FORT BRAGG, Calif. (AP) — A California city has ordered restaurants to cut back on dishwashing by using disposable plates, cutlery and cups as a way to save water during the fourth year of drought in the state.
Officials in declared a water emergency after a river the provides the coastal town's drinking water got so low that ocean water seeped into city pipes, The San Francisco Chronicle reported Tuesday.
The City Council ordered residents and businesses to cut water use by 30 percent compared to last year's consumption rate.
Residents were barred from washing cars, irrigating lawns and maintaining landscaping with water. Restaurants and hotels are required to use disposable flatware and serve water only upon request.
"We're in uncharted territory," Fort Bragg public works director Tom Varga told the Santa Rosa Press-Democrat.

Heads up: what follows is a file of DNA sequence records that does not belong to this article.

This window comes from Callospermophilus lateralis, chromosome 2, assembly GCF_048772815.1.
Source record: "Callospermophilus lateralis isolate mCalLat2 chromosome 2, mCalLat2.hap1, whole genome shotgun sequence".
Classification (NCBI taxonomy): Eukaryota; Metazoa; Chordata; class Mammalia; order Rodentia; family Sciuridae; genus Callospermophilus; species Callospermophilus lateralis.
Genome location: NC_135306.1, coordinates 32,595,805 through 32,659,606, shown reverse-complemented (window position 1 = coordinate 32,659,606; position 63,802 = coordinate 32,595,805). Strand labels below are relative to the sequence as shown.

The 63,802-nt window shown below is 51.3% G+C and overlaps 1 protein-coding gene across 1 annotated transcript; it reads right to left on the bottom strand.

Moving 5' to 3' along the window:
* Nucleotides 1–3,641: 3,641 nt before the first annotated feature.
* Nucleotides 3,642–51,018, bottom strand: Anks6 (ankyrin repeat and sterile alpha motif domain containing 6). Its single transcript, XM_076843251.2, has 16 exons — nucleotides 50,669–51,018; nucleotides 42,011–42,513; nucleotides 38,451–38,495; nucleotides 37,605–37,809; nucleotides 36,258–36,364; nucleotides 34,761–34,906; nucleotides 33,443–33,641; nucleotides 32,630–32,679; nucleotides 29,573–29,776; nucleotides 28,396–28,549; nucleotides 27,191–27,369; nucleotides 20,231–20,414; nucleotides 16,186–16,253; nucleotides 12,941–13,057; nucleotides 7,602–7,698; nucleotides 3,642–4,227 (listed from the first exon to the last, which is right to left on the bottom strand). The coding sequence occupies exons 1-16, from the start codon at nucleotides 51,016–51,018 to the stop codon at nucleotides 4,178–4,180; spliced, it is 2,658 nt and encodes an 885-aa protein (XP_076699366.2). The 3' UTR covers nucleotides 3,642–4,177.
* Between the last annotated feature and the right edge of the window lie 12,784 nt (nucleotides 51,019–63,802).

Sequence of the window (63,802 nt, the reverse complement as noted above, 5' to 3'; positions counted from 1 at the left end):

Some restaurant owners are balking at the restrictions.
"You might be able to cut a filet mignon with a plastic knife, but you are not going to cut a New York," said Jim Hurst, co-owner of a popular restaurant that overlooks the city's Noyo River. "It seems to me there are other ways to save water."
The Noyo River provides 40 percent of the city's water and the flows are so low that salt water from the Pacific Ocean is fouling intake valves, forcing the city to rely on two small springs for its water supply.
Fort Bragg city manager Linda Ruffing said the council may consider loosening the restrictions at its meeting next week.
Ruffing said the city is looking into trucking in water. A new reservoir capable of storing 15 million gallons won't be ready until next year, she said.
"We're real concerned," Ruffing said. "The water has never been so low."
The city of 7,300 is 170 miles north of San Francisco.